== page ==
RailsConf 2008 is over and I’ve had some time to rest and recollect my thoughts on the sessions. Below is a quick summary of the main ideas I picked up in each session.
Friday 5/30/2008 (Day 1)
- Joel Spolsky keynote – The UI should help the user.
- Entrepreneurs on Rails – Work will always come in feast or famine cycles. It’s how you learn to deal with it that will determine your success.
- Hosting and the Woes – Caching is the key. Modern servers are powerful enough to handle a large load with some basic optimization and common sense.
- Faster better ORM with DataMapper – DataMapper shows that the Rails way is not the only way, we have the freedom to choose what tool will work best.
- The Profitable Programmer – You only have to spend one day a week to work on your idea. That’s how Peepcode was started.
Microapps for Fun and
Profit– Take a day off and build an application. Nothing is better for a developer than to create something new and show it off to the world.
Saturday 5/31/2008 (Day 2)
- Jeremy Kemper Keynote – Rails is improving at an impressive rate with the community support.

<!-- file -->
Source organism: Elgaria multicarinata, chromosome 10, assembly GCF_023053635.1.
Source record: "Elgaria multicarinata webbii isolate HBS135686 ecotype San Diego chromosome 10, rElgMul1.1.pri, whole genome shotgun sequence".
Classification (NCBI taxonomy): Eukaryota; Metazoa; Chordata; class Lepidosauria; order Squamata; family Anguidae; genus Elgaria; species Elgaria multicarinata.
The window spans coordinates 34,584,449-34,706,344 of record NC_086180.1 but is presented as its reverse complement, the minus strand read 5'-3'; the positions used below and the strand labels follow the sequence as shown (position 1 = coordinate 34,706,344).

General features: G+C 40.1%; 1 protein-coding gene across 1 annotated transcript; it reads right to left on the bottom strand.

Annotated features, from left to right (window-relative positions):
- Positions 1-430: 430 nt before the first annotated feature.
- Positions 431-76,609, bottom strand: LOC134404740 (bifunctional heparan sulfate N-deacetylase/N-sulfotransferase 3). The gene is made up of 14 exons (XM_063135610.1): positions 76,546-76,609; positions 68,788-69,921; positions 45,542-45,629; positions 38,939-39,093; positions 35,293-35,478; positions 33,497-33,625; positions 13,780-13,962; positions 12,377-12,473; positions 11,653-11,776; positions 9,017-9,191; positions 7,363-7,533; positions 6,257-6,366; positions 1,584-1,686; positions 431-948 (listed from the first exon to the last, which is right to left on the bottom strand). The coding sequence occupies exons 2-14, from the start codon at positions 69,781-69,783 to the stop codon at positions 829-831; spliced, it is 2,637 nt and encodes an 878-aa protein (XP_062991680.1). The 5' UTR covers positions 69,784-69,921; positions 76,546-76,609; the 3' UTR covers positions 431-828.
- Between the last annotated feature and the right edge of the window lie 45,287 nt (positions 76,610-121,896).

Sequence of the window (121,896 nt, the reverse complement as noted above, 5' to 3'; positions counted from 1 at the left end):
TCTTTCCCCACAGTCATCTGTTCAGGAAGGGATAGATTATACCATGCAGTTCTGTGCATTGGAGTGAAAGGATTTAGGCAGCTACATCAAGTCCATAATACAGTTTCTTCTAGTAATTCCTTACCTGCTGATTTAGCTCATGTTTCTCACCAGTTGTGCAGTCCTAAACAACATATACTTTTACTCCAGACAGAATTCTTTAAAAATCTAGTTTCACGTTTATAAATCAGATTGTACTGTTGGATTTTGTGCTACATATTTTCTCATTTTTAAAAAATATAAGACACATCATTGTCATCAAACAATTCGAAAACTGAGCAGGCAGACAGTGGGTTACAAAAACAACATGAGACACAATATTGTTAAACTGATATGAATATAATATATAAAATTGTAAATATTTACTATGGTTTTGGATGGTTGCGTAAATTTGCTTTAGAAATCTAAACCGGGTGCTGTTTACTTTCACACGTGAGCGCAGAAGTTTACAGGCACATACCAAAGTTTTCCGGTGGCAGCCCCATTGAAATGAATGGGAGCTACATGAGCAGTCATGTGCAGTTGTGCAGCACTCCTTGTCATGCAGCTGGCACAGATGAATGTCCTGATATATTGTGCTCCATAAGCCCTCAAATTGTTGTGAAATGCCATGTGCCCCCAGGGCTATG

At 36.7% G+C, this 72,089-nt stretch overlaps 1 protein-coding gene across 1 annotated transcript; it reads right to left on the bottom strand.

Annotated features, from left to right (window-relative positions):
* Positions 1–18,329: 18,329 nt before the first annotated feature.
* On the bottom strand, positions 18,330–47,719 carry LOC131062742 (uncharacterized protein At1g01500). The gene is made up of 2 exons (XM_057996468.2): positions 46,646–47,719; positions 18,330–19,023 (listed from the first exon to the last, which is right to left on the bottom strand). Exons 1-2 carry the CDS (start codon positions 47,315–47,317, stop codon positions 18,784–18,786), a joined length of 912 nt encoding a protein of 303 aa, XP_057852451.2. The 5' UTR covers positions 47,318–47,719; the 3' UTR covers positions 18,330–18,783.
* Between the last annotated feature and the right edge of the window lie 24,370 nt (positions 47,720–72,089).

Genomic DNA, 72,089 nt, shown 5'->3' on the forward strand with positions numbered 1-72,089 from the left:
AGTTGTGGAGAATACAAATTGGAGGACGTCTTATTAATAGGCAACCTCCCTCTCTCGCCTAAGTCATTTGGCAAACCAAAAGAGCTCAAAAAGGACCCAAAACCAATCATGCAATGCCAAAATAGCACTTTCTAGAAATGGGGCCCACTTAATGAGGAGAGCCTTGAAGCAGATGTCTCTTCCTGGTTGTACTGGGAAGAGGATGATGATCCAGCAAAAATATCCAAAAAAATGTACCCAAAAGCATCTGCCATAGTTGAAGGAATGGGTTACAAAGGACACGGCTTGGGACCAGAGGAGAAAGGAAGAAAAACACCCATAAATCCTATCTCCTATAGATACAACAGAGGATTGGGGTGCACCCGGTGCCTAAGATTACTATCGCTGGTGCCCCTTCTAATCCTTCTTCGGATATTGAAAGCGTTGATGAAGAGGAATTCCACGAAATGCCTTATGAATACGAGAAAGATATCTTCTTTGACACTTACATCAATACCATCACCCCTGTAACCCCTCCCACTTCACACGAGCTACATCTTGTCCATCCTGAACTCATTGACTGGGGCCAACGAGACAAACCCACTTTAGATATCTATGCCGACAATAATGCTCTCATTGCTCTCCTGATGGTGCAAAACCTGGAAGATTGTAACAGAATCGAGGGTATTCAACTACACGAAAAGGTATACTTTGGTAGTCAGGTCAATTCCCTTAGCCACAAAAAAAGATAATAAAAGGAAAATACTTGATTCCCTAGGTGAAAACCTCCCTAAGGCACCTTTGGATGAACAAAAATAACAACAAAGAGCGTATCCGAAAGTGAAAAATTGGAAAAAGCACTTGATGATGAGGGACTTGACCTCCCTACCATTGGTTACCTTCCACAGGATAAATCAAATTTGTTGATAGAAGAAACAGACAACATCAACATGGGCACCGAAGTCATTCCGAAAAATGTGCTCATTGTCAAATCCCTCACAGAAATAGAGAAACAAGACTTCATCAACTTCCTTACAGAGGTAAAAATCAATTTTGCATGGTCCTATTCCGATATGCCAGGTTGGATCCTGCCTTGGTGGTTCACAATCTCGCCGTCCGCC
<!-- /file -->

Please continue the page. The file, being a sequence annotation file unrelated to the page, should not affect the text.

- Using Git to Manage and Deploy Rails Apps – Git is flexible and stupid simple once you get the underlying concepts. I’ve seen wikis and backup systems using git as the file storage.
- Advanced RESTful Rails – Sometimes the relationship between data should be the resource, not just the data itself.
- Lightning Talks – Didn’t really get much from the Lightning talks.
- Integration Testing with RSpec’s Story Runner – Doing full stack testing is really useful to check the interactions between discrete components but it isn’t easy or maintainable.
- Meta-programming and Ruby Internals for Rails Programmers – A deep understanding of your runtime environment will make you a better programmer.
Sunday 6/1/2008 (Day 3)
- “Design Patterns” in Ruby – Many of the “Design Patterns” in other languages can be trivially implemented using Ruby’s built in language constructs.
- Advanced Mongrel: Handlers and Plugins – Since Mongrel is written in Ruby, it can be easily extended using Ruby. This is an easy way to bypass the Rails stack.
- Oh the Fail I’ve Known – Failure is the best teacher so we all need to hurry up and fail our first 50 times.
- Building an App in 48 Hours, A Rails Rumble Case Study – 48 hours is a long crunch time and near the end many bad mistakes are made, predominately around testing.
- Rails Core Panel – Releasing Rails is taking longer to because testers are waiting for a release but the core needs edge tested more before hand.
I’ll be digging into a few of these topics over time. I’m looking to do some more with Microapps, Git, and meta-programming.